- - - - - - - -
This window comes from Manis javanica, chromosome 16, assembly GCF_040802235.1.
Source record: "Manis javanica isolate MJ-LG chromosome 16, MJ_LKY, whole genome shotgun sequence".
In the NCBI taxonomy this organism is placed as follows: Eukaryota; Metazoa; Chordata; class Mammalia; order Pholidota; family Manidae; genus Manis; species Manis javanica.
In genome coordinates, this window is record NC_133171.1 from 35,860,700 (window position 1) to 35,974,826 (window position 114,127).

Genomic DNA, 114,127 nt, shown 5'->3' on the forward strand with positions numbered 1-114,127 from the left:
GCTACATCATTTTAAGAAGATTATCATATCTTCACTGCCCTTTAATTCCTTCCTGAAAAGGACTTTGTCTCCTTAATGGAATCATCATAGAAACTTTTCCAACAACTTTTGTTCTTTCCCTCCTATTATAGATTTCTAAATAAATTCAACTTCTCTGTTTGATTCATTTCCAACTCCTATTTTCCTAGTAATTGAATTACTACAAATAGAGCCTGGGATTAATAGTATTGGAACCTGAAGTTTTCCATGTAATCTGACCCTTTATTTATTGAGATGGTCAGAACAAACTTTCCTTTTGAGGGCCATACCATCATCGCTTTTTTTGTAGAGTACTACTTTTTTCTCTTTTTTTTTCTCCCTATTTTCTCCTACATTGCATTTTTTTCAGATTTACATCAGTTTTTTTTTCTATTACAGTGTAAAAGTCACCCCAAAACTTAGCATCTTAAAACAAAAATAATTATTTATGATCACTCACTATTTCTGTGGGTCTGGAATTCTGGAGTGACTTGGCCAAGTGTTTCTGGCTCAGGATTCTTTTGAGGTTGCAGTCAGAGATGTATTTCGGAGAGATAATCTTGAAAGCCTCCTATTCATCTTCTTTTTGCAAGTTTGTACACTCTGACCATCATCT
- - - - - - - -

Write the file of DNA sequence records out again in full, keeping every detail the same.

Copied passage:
This window comes from Manis javanica, chromosome 16, assembly GCF_040802235.1.
Source record: "Manis javanica isolate MJ-LG chromosome 16, MJ_LKY, whole genome shotgun sequence".
In the NCBI taxonomy this organism is placed as follows: Eukaryota; Metazoa; Chordata; class Mammalia; order Pholidota; family Manidae; genus Manis; species Manis javanica.
In genome coordinates, this window is record NC_133171.1 from 35,860,700 (window position 1) to 35,974,826 (window position 114,127).

Genomic DNA, 114,127 nt, shown 5'->3' on the forward strand with positions numbered 1-114,127 from the left:
GCTACATCATTTTAAGAAGATTATCATATCTTCACTGCCCTTTAATTCCTTCCTGAAAAGGACTTTGTCTCCTTAATGGAATCATCATAGAAACTTTTCCAACAACTTTTGTTCTTTCCCTCCTATTATAGATTTCTAAATAAATTCAACTTCTCTGTTTGATTCATTTCCAACTCCTATTTTCCTAGTAATTGAATTACTACAAATAGAGCCTGGGATTAATAGTATTGGAACCTGAAGTTTTCCATGTAATCTGACCCTTTATTTATTGAGATGGTCAGAACAAACTTTCCTTTTGAGGGCCATACCATCATCGCTTTTTTTGTAGAGTACTACTTTTTTCTCTTTTTTTTTCTCCCTATTTTCTCCTACATTGCATTTTTTTCAGATTTACATCAGTTTTTTTTTCTATTACAGTGTAAAAGTCACCCCAAAACTTAGCATCTTAAAACAAAAATAATTATTTATGATCACTCACTATTTCTGTGGGTCTGGAATTCTGGAGTGACTTGGCCAAGTGTTTCTGGCTCAGGATTCTTTTGAGGTTGCAGTCAGAGATGTATTTCGGAGAGATAATCTTGAAAGCCTCCTATTCATCTTCTTTTTGCAAGTTTGTACACTCTGACCATCATCT